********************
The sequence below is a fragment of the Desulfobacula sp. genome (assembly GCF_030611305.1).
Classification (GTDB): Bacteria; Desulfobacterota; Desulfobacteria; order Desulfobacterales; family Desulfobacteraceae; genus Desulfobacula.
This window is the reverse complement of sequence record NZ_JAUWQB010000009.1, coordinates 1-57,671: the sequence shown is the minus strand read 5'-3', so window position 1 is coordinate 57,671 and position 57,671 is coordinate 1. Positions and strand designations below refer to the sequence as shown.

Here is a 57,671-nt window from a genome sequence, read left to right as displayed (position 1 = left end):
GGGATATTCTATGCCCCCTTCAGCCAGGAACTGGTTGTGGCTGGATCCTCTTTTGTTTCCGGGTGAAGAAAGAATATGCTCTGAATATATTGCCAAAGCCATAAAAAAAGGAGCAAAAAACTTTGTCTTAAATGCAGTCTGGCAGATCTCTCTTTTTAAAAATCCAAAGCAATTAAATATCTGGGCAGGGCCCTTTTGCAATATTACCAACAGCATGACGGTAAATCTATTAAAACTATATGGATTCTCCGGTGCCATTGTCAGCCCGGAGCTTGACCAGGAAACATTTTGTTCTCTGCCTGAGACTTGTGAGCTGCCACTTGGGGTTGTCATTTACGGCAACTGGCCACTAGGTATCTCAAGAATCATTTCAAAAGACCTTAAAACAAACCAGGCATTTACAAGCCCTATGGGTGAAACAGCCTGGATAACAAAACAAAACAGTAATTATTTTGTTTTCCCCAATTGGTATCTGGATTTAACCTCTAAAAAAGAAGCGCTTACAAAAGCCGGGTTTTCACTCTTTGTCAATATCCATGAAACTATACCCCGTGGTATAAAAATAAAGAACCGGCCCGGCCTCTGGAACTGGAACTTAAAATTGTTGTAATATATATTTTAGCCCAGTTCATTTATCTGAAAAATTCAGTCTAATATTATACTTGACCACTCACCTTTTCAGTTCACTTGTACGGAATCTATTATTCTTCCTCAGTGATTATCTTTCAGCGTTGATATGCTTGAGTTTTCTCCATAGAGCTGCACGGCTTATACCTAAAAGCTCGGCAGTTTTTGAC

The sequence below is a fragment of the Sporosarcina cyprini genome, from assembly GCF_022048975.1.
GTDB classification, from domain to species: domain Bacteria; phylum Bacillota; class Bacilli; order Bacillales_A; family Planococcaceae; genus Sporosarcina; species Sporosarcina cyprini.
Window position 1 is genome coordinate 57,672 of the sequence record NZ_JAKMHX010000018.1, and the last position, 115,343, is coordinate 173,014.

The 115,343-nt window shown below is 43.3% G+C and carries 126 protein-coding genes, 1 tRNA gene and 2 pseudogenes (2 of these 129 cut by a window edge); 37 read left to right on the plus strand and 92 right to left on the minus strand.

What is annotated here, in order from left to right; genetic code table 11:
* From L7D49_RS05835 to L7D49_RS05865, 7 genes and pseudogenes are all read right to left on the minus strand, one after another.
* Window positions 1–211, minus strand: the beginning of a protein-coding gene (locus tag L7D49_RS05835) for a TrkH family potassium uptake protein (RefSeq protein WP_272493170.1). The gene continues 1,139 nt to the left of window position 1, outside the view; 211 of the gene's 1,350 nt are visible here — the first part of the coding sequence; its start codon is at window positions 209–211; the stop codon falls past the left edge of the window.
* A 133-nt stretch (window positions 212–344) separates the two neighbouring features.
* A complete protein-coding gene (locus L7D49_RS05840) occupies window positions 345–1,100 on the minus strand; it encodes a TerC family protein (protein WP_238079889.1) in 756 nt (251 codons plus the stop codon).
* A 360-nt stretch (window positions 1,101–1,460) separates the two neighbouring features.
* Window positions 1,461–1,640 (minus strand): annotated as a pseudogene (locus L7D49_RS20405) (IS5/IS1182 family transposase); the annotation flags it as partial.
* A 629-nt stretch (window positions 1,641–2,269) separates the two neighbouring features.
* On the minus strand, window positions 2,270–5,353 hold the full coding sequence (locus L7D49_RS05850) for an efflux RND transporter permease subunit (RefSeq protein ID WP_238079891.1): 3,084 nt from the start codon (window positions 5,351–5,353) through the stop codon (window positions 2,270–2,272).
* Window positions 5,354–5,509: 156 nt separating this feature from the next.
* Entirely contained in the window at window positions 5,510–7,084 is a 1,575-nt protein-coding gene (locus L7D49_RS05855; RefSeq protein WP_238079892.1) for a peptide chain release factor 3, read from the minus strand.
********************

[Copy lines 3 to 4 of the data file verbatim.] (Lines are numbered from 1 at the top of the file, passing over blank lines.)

This window is the reverse complement of sequence record NZ_JAUWQB010000009.1, coordinates 1-57,671: the sequence shown is the minus strand read 5'-3', so window position 1 is coordinate 57,671 and position 57,671 is coordinate 1. Positions and strand designations below refer to the sequence as shown.

Here is a 57,671-nt window from a genome sequence, read left to right as displayed (position 1 = left end):